14ers This Summer: 17
Miles This Summer: 127
Elevation Gained This Summer: 54,000 ft

This week definitely had its ups and downs. On the upside, we successfully climbed 5 peaks, moved on from the Sangre de Christo range to the San Juan range, and we were able to meet our friend Chris in the Navajo Basin to witness his finishing Colorado 14er climb! On the downside, we lost our digital camera and we lost a bit of confidence when we witnessed a helicopter rescue of some people who were climbing towards the Mt Wilson summit at the same time we were.

The week started with three easier climbs: Culebra Peak, located on a private ranch which allows climbs for $100/person, Humboldt Peak, a rounded peak that looks out of place next to — and offers great views of — the craggy Crestones, and San Luis Peak, probably the most remote 14er in the state.  These three were all simple walk-ups, and we climbed them in three successive days of 5 miles, 9 miles, and 12 miles (our longest yet of the summer).

After climbing San Luis a day early, we took advantage of a rest day in Telluride before meeting up with our friend Chris (and his wife Sara, daughter Lucia, and two of Chris’ long-time friends, John and Ben). They were all going to meet us at Navajo Lake for Chris’ final 14er, Mt Wilson (and its infamous ridge to its sub-peak El Diente). Telluride is a beautiful mountain town, but it is a fairly expensive place to eat and hang out — however, we can’t say we weren’t warned: on the way into town a yellow highway sign that normally reads “ICY CONDITIONS MAY EXIST” had been creatively modified via a “PR” prefix…we can confirm that pricey conditions did exist.

Pricey Conditions May Exist

After a restful day off, we hiked the 5 miles into the Navajo Basin to Navajo Lake with our full packs on in a quick 2 hours.  Upon arrival at a nice camping spot, we realized we were witnessing a rarity: a clear afternoon in the Colorado high country.  95% of the time, our days start out without a cloud in the sky, then by around noon, clouds have started to build, which can turn into deadly (to exposed hikers anyway) thunderstorms.  However, this day was different: at 2 pm there were only a few harmless clouds rolling by.  We took advantage of this and dropped our camping gear and headed out for a rare afternoon summit.  The summit in our sights was Wilson Peak, a dramatic 14er that dominates the views south and west of Telluride.  The last mile along the south ridge of the peak was a dramatic change from the walk-up hikes from earlier in the week.  Once on top of the 13,900 foot false summit, the remaining few hundred feet are quite daunting to look at.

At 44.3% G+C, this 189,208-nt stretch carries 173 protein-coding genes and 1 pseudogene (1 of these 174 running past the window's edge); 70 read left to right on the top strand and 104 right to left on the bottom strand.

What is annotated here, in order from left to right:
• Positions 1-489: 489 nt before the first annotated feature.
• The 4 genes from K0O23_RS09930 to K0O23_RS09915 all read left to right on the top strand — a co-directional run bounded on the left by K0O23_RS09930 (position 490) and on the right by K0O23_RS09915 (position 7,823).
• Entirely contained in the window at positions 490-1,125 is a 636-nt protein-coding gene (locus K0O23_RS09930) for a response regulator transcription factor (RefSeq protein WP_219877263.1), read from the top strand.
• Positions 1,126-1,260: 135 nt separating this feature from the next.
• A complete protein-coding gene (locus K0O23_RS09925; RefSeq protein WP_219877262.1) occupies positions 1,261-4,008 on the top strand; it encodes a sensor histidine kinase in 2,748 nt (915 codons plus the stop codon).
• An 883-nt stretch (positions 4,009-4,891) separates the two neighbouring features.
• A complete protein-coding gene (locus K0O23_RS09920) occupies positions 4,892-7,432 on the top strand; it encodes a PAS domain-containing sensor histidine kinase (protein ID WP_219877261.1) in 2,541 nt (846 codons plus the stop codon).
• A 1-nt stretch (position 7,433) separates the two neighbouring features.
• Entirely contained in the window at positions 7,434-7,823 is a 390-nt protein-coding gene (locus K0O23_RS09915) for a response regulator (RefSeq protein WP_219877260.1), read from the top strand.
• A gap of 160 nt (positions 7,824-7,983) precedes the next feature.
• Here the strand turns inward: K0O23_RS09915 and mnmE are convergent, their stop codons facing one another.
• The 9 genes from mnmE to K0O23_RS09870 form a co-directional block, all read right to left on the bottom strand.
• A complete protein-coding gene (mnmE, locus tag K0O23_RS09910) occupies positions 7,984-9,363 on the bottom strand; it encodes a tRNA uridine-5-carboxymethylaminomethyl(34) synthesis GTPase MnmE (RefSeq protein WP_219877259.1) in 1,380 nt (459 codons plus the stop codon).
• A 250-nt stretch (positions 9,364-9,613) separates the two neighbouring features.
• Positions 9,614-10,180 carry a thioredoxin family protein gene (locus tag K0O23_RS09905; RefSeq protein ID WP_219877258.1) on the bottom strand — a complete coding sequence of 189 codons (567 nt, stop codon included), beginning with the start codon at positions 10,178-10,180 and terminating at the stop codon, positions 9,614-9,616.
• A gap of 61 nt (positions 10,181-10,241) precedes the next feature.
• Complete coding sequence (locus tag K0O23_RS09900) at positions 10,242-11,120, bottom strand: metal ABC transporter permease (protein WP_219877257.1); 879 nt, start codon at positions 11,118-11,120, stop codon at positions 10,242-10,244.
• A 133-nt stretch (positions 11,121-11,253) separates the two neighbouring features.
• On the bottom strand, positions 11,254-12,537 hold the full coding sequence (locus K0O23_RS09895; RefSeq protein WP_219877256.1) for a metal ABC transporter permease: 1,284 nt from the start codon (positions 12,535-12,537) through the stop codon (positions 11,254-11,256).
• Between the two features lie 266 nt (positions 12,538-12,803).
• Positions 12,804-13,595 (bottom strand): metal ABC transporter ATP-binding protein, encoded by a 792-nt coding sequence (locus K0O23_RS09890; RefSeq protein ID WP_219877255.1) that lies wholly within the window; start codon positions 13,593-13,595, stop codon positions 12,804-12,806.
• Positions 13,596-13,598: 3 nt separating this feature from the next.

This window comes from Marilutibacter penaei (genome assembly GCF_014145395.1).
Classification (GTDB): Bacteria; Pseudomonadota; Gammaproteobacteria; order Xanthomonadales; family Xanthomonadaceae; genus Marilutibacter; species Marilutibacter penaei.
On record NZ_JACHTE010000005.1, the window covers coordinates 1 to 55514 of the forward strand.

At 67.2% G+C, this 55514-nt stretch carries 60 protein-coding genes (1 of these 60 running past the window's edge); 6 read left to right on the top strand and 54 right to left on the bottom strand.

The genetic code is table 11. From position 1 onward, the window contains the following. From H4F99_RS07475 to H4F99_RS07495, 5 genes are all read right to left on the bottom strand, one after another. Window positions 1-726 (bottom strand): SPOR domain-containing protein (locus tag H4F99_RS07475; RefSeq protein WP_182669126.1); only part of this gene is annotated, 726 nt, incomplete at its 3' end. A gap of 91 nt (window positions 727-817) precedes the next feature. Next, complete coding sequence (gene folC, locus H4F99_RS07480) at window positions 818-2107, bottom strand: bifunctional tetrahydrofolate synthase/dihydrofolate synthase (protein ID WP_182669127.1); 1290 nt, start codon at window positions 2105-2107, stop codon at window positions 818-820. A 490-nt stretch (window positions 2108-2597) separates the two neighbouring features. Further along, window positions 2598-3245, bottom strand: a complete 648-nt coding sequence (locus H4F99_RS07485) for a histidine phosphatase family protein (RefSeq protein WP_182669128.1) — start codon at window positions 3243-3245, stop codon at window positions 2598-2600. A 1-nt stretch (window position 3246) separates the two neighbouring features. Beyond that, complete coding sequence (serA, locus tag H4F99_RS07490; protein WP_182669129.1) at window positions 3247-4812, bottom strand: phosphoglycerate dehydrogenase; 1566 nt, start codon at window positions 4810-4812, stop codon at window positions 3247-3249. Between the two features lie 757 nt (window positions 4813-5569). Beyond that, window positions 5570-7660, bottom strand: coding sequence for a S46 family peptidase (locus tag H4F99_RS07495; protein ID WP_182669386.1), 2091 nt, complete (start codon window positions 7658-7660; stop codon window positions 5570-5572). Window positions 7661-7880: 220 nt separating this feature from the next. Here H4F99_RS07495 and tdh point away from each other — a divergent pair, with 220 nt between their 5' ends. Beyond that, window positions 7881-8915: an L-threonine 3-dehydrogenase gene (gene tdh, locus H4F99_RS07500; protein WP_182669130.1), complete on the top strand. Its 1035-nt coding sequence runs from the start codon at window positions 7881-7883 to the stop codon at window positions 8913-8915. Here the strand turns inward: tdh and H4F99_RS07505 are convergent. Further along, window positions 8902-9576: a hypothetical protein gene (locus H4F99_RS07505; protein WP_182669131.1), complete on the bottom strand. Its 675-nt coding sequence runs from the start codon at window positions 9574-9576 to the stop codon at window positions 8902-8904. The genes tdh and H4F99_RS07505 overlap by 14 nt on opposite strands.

The Final Summit Pitch on Wilson Peak

However, the final summit pitch looks worse than it is and doesn’t exceed Class 3 scrambling.

View from the top of Wilson Peak

On the way down, we got some interesting pictures of the remnants of the Rock of Ages mine.

Mining Car at 12,700 ft from Rock of Ages Mine - I can't believe people used to work up here

We were also keeping our eyes peeled for wreckage from any of the small-plane crashes on Wilson Peak’s flanks, but we didn’t spot any.  We summited Wilson Pk by around 5 pm, and were back to our camp by around 7 pm, just in time for a quick dinner and bed, not knowing what the next day had in store for us…

Stay tuned for tales of 1,000 foot falls, massive rock falls, and helicopter rescues…


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